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**Models of Peano arithmetic.**
*(English)*
Zbl 0744.03037

Oxford Logic Guides. 15. Oxford: Clarendon Press. x, 292 p. (1991).

“Models of Peano arithmetic” is a book that should have been written many years ago. The topic covers a very broad spectrum of results, some dealing directly with most fundamental issues, and it has links to all major fields in mathematical logic. However, the subject has never had a standard introductory text. For many technical reasons potential authors have found the task of writing such a text rather difficult, leaving this interesting area of research without the presentation it deserves. Kaye’s book fills this gap in literature remarkably well. The book consists of 16 sections. The first five are devoted to an elegant exposition of Gödel’s first and second incompleteness theorems. Although this is not one of the covered topics, this part can be recommended as an excellent introduction to more advanced explorations of weak fragments of arithmetic. In the next three sections classical results about cofinal and end extensions of models are discussed. Section 9 brings the very detailed work which is necessary to define in PA a \(\Sigma_ 1\) universal truth formula. The presentation will certainly satisfy all who ever wondered what such a formula looks like. Once the tedious work is done, Kaye proceeds with presentation of other classical themes: Tennenbaum’s theorem, Friedman’s theorem on initial segments and the arithmetized completeness theorem, Scott sets and standard systems are also discussed in this part. Section 14 contains material on indicators. Indicators, once fashionable tools for obtaining independence results, are now considered obsolete by some. It is good that this topic has been included here, the method of indicators is an original, specifically arithmetical tool, quite worth studying for its own sake. In this section we are also given a proof of the famous Paris-Harrington independence result. The book concludes with a section on recursive saturation, where the highlights are the results of Kotlarksi, Krajewski and Lachlan on full satisfaction classes. The text is supplemented with a good deal of exercises at various levels, and is accessible to a beginner with some basic knowledge in model theory. Many important topics that fall under the category of “Models of arithmetic” are not, and could not have been, covered by Kaye’s book. Most of them however are mentioned in the appendix with suggestions for further reading. One can hope now that texts covering these other areas will appear soon.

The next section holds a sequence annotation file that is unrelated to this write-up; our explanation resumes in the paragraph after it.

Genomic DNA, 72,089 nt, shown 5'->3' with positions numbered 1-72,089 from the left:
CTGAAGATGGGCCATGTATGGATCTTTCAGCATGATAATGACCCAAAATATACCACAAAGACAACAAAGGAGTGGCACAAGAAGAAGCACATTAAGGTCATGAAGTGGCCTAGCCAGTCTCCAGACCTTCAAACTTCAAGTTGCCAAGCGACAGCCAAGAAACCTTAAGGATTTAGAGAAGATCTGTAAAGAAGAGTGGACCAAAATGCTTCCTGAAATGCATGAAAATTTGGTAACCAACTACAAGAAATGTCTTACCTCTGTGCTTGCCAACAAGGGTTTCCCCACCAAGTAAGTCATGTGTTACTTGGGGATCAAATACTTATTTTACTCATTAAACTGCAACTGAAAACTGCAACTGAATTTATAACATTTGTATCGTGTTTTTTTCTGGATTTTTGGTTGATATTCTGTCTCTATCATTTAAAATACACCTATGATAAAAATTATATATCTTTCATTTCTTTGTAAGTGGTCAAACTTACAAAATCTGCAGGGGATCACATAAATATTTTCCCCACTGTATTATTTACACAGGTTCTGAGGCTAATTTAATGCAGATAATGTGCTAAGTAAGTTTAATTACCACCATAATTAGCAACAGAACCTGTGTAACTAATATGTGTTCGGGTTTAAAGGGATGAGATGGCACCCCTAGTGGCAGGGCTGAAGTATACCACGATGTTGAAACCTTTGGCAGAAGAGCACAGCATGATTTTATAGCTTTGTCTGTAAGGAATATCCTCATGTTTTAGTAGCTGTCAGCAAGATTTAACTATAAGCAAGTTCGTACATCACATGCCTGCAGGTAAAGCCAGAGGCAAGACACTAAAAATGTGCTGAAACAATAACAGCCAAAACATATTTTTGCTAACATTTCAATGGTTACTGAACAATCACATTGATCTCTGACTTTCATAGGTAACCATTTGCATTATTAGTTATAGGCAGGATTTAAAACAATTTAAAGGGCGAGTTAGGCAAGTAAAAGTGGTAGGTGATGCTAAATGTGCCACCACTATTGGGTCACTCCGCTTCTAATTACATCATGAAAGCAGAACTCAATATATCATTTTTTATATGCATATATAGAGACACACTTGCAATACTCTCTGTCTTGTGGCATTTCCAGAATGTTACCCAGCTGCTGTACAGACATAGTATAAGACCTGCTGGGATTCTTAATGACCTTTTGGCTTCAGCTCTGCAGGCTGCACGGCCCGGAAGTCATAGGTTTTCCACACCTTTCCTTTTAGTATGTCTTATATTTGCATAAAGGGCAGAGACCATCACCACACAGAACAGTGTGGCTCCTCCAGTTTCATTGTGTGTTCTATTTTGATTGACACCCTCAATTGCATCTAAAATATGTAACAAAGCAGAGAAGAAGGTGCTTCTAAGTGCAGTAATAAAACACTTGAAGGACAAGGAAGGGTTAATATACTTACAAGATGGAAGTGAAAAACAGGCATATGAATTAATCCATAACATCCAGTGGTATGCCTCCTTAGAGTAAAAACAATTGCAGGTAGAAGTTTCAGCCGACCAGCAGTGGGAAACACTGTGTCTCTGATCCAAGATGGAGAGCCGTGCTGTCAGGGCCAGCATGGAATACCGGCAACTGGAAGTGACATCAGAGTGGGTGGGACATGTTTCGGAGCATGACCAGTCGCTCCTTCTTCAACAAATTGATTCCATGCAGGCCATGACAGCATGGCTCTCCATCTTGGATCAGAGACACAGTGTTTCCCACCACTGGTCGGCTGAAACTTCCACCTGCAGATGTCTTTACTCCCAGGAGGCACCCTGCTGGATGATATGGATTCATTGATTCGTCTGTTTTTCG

Reviewer: R.Kossak (Warszawa)

### MSC:

03C62 | Models of arithmetic and set theory |

03F30 | First-order arithmetic and fragments |

03-01 | Introductory exposition (textbooks, tutorial papers, etc.) pertaining to mathematical logic and foundations |